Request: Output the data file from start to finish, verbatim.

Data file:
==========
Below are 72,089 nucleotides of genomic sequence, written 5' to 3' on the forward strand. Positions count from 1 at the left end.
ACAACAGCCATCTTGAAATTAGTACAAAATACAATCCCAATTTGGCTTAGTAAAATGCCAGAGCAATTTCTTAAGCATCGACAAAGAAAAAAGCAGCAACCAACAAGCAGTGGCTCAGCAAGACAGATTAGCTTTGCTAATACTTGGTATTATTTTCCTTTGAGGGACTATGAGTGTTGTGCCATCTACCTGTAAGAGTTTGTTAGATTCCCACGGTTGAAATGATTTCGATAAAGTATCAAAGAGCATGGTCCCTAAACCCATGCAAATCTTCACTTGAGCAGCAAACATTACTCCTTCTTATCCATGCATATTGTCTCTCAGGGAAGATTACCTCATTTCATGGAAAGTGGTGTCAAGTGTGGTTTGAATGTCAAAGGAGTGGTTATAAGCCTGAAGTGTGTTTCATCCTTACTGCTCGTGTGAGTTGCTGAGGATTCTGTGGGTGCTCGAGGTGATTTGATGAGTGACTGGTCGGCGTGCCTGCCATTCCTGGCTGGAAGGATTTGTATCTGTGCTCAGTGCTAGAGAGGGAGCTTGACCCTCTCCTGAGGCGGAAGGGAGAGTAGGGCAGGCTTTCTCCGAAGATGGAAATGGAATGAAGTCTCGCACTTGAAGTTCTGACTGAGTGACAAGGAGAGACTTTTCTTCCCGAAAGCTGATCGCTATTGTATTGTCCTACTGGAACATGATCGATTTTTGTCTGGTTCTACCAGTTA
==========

Below are 72,089 nucleotides of genomic sequence, written 5' to 3' on the forward strand. Positions count from 1 at the left end.
ACAACAGCCATCTTGAAATTAGTACAAAATACAATCCCAATTTGGCTTAGTAAAATGCCAGAGCAATTTCTTAAGCATCGACAAAGAAAAAAGCAGCAACCAACAAGCAGTGGCTCAGCAAGACAGATTAGCTTTGCTAATACTTGGTATTATTTTCCTTTGAGGGACTATGAGTGTTGTGCCATCTACCTGTAAGAGTTTGTTAGATTCCCACGGTTGAAATGATTTCGATAAAGTATCAAAGAGCATGGTCCCTAAACCCATGCAAATCTTCACTTGAGCAGCAAACATTACTCCTTCTTATCCATGCATATTGTCTCTCAGGGAAGATTACCTCATTTCATGGAAAGTGGTGTCAAGTGTGGTTTGAATGTCAAAGGAGTGGTTATAAGCCTGAAGTGTGTTTCATCCTTACTGCTCGTGTGAGTTGCTGAGGATTCTGTGGGTGCTCGAGGTGATTTGATGAGTGACTGGTCGGCGTGCCTGCCATTCCTGGCTGGAAGGATTTGTATCTGTGCTCAGTGCTAGAGAGGGAGCTTGACCCTCTCCTGAGGCGGAAGGGAGAGTAGGGCAGGCTTTCTCCGAAGATGGAAATGGAATGAAGTCTCGCACTTGAAGTTCTGACTGAGTGACAAGGAGAGACTTTTCTTCCCGAAAGCTGATCGCTATTGTATTGTCCTACTGGAACATGATCGATTTTTGTCTGGTTCTACCAGTTA